RoadBikeReview.com's Forum Archives - General


Archive Home >> General(1 2 3 4 5 6 7 8 9 10 11 12 13 14 15 16 17 18 19 20 21 22 23 24 25 26 27 28 29 30 31 32 33 34 35 36 )


Cutting threadless forks(5 posts)

Cutting threadless forksPAUL
Mar 28, 2001 6:52 AM
What's the best way to make a straight cut on my steel fork steerer without having to buy one of those 25 dollar cutting guides? Thanks..
re: Cutting threadless forksLarry Meade
Mar 28, 2001 7:05 AM
My LBS had some cheap old threadless stems laying around. I just took two of them and slid them to each side of the desired location locked them down. Most shops have some old stems just taking up space that they may let you use.

Larry
re: Cutting threadless forksCracker
Mar 28, 2001 7:21 AM
...How about a hose clamp. Cheap,quick, dirty solution.
re: Cutting threadless forksweezy
Mar 28, 2001 8:04 AM
BUY the $25 cutting guide. If you've ever botched a cut on a steerer tube, you will know why this guide is so important. Buy it, use it and you'll thank yourself. Plus, you can use it to cut all of your friends' forks! :)
re: Cutting threadless forksBender
Mar 29, 2001 10:21 AM
I've used a tubing cutter found in any hardware store worth it's weight. These tools are ment for plumbing applications which means they are designed to cut mild steel pipe. The tubing cutter looks like a C-clamp with two small rollers on the fixed end and a thin sharp cutting wheel on the movable end.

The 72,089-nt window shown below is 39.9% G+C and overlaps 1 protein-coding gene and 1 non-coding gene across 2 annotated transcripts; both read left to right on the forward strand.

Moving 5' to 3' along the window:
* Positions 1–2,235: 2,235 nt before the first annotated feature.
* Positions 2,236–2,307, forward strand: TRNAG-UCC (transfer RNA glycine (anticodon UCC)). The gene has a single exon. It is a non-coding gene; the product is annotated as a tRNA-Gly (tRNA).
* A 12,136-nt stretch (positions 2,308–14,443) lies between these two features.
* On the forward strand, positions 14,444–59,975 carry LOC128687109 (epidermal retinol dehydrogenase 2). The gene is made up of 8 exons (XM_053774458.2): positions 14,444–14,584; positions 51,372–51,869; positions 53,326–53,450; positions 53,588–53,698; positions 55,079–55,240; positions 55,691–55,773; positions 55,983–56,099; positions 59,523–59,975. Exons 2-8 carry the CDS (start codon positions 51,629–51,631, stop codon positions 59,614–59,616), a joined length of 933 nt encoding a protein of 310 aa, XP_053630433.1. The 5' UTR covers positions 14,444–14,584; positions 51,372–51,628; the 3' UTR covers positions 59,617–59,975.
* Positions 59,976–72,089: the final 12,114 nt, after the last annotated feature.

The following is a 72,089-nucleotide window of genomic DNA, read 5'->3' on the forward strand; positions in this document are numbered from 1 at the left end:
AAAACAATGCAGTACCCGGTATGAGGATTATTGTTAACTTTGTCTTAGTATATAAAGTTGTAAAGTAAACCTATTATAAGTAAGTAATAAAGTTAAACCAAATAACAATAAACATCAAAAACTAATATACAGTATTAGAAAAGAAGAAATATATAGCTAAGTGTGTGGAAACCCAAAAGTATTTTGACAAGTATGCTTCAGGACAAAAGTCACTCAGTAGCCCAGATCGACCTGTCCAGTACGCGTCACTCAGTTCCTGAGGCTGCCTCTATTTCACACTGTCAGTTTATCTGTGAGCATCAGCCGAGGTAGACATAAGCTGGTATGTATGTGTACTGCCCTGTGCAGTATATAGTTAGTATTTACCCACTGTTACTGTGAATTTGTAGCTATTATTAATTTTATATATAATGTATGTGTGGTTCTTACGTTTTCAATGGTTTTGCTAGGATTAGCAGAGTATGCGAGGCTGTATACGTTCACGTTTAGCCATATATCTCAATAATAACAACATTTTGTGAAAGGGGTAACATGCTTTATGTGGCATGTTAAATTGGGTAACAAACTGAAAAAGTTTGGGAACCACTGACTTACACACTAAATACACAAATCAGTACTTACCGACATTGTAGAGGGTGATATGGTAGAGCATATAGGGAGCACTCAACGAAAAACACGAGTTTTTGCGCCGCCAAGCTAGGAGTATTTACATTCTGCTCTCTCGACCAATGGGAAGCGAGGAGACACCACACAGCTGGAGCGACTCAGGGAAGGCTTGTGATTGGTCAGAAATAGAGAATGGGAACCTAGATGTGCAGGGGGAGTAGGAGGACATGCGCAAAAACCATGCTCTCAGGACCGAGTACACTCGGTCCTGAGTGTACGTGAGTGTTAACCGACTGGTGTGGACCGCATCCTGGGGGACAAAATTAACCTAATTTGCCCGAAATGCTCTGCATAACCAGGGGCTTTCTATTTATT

Most threarless forks use harder steel (if steel, or aluminum) which is much slower to cut that you garden variety schedule 40 plumbing pipe. The trick is to clamp the cutter on to the tube with a very light pressure and use plenty of cutting oil (using caution to not get the fork soaked in oil). Rotate the cutter around the tube making sure the cutting wheel is rotating and not dragging (this indicates too much pressure on the cutting wheel). You'll develop a "feel" for how much pressure to apply to the cutting wheel quickly (depends on the hardness of the tube you're cutting). Spin the tubing cutter around until the pressure feels very light (the cut is getting deeper), then twist the knob on the cutter to gradually increase the drag you feel during the rotations. Use plenty of cutting oil between rotations.

This method takes much longer that using the $25 guide and a fine pitch hack saw but, if done correctly, you create a burr free cut without removing the fork from the bike. Be patient if you attempt this, a good beer helps.

I just went through this process this past weekend.

PS DO NOT EVEN THINK OF ATTEMPTING THIS ON A CARBON FIBER STEERER! You will destroy your expensive now fork or induce damage that may come back to haunt you.

Cheers